Just 30 minutes south of Richmond in Colonial Heights, Keystone Antique Truck & Tractor Museum promises “a century of agricultural heritage.” But don’t let the name fool you: “We’re not just trucks or tractors,” says Anne Snead, the museum’s events coordinator. “We have sports cars, we have motorcycles, we have fire engines. We have a little bit of everything in between.” Harvest Hosts RV-ers can choose from one of 10 pull-through designated parking spots before exploring the 125,000-square-foot museum that’s chock full of every vintage vehicle you can think of, all in pristine condition. Snead says that for many folks, the antiques conjure up childhood memories. “It makes people take a walk down memory lane,” she says. 

The Keystone Grill, an ode to Americana in its own right, is the museum’s mom-and-pop restaurant onsite that serves breakfast and lunch every day from 7 a.m. to 3 p.m. Diners can park themselves on stools at the counter or in old-fashioned booths. Every item on the menu is made-to-order, and plates come piled high with pancakes, grits, mouthwatering barbecue, fried chicken, fries, brisket, and more. Visitors who want to pocket a tiny green tractor or an antique fire truck to remember the moment can find them in the gift shop, where items are handpicked by staff, including diecast replicas, Virginia peanuts, and a variety of vintage signs for the souvenir collector. KeystoneTractorWorks.com

Sacred Acres Alpaca Farm

How many people can say an alpaca woke them up? RV-ers staying at Sacred Acres sure can. 

In 2014, after a career in social work, Mary Jane Cathers, a lifelong crocheter and knitter, came to alpaca farming through a love of textiles. She had already experienced the magic of alpaca fiber—“it feels like silk,” she says—so when she saw a sign in a store advertising “everything you need to know to buy, sell, and raise alpacas,” she decided to try it. Ten years later, she owns a herd of 19 of these curious camelids in Palmyra. 

Cathers likes it when RV-ers arrive in time to join her on evening roundups. It gives her a chance to educate them on her farm and alpacas, which have the misfortune of being confused for their larger cousins, the llama. While llamas can be friendly, they are also known for their aptitude for spitting and hissing. On the other hand, the average personality of an alpaca? “Think domestic cats,” says Cathers, only bigger. She explains that some are aloof and want only to be fed and left alone, while others are more cuddly. “I look at them sometimes, and I think I’m raising a bunch of longneck cats,” she says.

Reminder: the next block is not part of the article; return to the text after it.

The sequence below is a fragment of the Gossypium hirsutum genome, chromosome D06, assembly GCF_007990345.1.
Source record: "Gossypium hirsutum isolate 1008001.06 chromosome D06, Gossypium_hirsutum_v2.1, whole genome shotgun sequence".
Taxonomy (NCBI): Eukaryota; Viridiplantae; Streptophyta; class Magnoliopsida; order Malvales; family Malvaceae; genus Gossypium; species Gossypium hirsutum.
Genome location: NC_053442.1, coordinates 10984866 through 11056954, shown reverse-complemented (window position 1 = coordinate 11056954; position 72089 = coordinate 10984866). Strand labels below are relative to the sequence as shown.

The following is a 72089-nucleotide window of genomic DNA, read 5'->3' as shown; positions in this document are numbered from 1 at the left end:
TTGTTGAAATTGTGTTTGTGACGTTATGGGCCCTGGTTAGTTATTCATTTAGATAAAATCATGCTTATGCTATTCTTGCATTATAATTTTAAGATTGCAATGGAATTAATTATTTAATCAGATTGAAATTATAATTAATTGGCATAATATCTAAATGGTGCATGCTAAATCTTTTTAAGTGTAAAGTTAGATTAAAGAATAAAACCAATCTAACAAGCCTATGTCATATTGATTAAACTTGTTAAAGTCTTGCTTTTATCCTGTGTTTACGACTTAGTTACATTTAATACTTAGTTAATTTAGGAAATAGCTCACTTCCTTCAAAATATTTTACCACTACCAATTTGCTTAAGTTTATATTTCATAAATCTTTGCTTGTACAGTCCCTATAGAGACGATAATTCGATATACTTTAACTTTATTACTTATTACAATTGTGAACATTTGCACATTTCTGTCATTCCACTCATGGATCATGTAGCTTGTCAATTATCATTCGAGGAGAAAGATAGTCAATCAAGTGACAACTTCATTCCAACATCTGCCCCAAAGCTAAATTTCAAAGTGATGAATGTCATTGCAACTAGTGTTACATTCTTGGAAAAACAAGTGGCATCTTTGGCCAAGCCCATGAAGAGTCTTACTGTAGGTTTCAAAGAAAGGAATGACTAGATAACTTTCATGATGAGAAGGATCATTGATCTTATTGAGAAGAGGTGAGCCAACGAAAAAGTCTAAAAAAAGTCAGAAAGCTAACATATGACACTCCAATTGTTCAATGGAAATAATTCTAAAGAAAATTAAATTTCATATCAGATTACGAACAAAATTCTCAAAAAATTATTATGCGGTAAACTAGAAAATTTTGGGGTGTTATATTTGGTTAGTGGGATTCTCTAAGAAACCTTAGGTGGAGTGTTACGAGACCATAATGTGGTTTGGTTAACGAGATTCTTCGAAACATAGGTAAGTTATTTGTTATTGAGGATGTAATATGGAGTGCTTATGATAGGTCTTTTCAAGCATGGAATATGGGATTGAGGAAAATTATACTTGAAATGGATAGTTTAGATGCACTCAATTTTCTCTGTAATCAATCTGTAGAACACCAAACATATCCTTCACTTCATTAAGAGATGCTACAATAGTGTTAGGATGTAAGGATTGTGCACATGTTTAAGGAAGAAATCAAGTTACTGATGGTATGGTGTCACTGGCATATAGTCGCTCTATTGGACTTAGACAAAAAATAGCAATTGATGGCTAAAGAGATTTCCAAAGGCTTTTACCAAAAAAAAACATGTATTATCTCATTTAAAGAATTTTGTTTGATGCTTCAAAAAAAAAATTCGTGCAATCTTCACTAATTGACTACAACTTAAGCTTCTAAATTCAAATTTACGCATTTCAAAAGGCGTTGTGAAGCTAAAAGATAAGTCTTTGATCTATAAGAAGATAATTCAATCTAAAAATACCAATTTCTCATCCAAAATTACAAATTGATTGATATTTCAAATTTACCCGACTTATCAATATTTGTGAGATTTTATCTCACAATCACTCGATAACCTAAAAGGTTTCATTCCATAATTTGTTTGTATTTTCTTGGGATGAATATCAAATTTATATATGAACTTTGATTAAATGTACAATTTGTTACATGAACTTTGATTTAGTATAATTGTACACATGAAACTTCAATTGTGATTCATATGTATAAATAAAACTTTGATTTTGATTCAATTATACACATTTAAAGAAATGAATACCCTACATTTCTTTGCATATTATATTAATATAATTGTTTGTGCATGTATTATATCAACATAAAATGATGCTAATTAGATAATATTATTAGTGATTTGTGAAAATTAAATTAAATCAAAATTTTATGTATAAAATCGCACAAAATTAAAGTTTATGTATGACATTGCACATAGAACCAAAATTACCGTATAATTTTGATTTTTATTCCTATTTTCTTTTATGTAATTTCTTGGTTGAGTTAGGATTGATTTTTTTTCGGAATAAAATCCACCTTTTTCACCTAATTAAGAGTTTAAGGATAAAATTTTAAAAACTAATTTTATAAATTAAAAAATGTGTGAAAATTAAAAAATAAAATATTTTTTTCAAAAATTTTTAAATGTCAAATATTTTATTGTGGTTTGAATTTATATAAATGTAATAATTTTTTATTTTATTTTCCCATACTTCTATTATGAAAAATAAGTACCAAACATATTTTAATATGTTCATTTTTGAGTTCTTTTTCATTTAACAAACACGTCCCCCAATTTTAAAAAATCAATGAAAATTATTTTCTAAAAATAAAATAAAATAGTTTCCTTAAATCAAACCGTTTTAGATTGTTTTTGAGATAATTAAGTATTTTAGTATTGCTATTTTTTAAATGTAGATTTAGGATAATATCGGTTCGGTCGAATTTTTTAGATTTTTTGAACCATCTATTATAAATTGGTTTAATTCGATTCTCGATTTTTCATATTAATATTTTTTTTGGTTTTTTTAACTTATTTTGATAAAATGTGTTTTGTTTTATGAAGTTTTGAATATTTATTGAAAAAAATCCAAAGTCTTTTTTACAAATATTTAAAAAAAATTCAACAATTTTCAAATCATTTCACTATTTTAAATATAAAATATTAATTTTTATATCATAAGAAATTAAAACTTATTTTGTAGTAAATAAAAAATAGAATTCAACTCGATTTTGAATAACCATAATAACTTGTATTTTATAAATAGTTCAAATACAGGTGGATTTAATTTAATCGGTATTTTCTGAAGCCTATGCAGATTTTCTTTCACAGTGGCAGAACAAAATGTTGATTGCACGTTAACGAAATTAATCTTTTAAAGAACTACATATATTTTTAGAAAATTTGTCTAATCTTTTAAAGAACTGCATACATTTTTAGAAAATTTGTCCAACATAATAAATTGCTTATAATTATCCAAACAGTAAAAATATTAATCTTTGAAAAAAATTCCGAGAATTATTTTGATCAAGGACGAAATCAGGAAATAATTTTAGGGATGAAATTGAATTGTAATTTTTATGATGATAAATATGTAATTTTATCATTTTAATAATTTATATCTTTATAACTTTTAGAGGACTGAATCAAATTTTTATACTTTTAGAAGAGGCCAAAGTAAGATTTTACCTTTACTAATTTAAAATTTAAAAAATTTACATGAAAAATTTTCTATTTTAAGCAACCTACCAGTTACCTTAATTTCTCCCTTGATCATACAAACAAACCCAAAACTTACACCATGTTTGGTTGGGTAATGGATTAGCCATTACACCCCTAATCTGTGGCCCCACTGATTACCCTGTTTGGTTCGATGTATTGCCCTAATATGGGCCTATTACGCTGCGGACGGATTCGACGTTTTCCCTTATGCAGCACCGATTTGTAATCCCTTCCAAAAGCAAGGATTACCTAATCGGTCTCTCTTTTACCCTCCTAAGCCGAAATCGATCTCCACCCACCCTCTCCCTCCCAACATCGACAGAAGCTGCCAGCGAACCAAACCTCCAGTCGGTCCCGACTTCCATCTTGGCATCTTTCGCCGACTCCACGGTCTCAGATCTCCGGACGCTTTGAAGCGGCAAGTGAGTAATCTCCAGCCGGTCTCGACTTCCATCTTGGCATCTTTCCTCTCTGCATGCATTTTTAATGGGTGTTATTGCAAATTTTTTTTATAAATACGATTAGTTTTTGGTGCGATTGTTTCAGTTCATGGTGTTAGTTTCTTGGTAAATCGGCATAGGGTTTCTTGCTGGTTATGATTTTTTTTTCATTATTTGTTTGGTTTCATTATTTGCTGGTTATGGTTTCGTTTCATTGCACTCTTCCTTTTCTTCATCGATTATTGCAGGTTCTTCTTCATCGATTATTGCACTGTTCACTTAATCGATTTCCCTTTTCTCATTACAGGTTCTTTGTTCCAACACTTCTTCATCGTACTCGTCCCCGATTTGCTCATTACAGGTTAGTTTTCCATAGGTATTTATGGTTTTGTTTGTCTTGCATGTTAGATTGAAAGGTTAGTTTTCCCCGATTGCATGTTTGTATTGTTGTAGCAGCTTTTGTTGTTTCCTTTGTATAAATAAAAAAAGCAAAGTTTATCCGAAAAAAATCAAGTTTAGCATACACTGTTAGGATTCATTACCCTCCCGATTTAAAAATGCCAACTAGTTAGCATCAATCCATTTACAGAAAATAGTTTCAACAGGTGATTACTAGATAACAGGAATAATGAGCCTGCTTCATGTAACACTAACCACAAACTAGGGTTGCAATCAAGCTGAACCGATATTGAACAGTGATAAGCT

Visitors can pay for a guided tour of the farm, an on-site fiber workshop, or the chance to walk their own alpaca through woodland trails. When skies are clear, RV-ers can do a lot of stargazing with the Milky Way directly overhead. Sometimes it’s even possible to see the International Space Station crossing the sky. 

In the spring, Cathers began hosting an immersive experience she calls “Be an Alpaca Farmer for a Day.”

Visitors shadow her and her team as they feed the alpacas, let them out to graze, and take care of the herd’s health. They even learn how to  administer injections. “I can’t help myself,” says Cathers. “I’m a teacher.”

At the end of their first Harvest Hosts stay, Maura and Hugh Kearney left Sacred Acres with a pair of alpaca socks and a bit of inspiration. “What was memorable and I think really unique about the experience wasn’t just the view where we actually camped, it was meeting Mary Jane,” says Maura. “It was just so inspiring to meet this woman who was so enthusiastic and so friendly and so full of life having discovered this entirely new career. Hugh and I ended up talking about it the whole way home.” SacredAcresFarm.com, HarvestHosts.com 


This article originally appeared in the June 2024 issue.